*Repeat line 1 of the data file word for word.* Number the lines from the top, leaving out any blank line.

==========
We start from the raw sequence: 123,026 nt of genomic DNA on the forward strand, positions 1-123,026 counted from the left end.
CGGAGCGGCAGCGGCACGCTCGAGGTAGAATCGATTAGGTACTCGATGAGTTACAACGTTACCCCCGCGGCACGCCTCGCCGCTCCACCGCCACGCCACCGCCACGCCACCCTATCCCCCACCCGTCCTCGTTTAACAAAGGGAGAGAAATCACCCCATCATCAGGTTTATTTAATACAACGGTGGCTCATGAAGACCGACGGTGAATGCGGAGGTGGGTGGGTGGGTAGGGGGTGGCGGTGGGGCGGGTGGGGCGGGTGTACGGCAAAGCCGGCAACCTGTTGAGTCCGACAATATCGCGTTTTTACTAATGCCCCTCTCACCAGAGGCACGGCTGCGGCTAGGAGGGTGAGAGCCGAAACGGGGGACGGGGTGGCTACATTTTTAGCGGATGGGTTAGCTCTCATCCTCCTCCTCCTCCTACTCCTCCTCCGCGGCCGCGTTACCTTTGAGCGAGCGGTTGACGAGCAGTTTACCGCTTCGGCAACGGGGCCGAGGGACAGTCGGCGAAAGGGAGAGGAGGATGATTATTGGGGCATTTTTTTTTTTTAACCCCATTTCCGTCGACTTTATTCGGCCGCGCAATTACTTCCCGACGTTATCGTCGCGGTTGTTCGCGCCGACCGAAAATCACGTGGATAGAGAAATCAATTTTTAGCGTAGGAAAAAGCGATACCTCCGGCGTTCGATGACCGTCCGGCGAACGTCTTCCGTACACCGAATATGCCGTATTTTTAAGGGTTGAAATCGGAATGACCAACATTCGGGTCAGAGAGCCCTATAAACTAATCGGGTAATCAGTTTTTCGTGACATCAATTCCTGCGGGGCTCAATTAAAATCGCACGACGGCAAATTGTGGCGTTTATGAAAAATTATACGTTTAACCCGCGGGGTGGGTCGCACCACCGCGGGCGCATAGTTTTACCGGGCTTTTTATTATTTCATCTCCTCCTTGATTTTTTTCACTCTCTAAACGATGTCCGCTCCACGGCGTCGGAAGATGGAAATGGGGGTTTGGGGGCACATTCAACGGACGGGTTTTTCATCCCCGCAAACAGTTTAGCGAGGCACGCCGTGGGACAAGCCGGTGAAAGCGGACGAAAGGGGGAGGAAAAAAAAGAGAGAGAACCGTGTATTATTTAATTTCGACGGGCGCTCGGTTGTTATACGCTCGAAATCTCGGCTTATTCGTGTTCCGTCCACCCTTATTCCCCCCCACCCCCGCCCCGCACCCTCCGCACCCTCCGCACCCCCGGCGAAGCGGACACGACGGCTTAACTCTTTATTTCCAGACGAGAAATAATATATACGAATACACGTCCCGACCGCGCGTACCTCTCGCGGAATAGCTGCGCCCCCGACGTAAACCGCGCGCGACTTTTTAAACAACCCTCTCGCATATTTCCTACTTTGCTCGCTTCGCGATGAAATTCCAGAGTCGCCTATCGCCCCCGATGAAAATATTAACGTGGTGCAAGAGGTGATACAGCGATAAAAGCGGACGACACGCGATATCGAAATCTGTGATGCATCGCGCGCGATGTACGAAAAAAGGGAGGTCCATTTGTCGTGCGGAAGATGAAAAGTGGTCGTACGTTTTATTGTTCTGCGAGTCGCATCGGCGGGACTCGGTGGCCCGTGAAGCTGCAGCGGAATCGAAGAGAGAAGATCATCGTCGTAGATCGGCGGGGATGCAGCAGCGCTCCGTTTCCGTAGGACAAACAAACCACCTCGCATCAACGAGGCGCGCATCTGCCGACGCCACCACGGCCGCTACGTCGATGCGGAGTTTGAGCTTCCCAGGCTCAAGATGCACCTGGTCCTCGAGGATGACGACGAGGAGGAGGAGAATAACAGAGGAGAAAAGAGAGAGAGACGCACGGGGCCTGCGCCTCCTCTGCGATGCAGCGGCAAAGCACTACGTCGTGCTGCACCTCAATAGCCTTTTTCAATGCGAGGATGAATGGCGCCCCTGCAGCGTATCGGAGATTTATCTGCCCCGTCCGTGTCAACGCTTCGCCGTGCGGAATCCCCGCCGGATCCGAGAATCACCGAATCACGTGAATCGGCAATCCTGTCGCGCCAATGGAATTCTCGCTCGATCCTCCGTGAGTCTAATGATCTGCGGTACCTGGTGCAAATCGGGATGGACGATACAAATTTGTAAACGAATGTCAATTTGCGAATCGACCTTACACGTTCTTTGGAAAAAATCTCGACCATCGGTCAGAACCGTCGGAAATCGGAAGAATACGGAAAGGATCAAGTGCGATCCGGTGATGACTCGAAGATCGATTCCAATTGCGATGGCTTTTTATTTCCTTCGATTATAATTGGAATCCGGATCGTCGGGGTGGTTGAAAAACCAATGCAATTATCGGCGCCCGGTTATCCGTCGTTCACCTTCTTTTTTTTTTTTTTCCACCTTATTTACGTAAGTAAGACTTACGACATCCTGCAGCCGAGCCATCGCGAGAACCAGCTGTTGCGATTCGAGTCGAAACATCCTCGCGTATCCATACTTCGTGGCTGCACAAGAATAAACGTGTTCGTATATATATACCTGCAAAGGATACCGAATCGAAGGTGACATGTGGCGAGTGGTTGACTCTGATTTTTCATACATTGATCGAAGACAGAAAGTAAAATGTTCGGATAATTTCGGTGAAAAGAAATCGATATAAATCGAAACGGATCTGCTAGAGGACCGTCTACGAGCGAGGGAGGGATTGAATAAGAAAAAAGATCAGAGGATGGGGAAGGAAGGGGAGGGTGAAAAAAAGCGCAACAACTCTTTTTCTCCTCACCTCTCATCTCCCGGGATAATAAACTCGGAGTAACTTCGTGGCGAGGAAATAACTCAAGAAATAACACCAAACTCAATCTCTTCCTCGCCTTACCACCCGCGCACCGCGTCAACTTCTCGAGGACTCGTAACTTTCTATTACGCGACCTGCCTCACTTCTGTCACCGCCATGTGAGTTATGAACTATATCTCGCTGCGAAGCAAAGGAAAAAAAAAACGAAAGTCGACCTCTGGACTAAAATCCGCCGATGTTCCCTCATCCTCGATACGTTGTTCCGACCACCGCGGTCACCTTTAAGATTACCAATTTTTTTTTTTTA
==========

We start from the raw sequence: 123,026 nt of genomic DNA on the forward strand, positions 1-123,026 counted from the left end.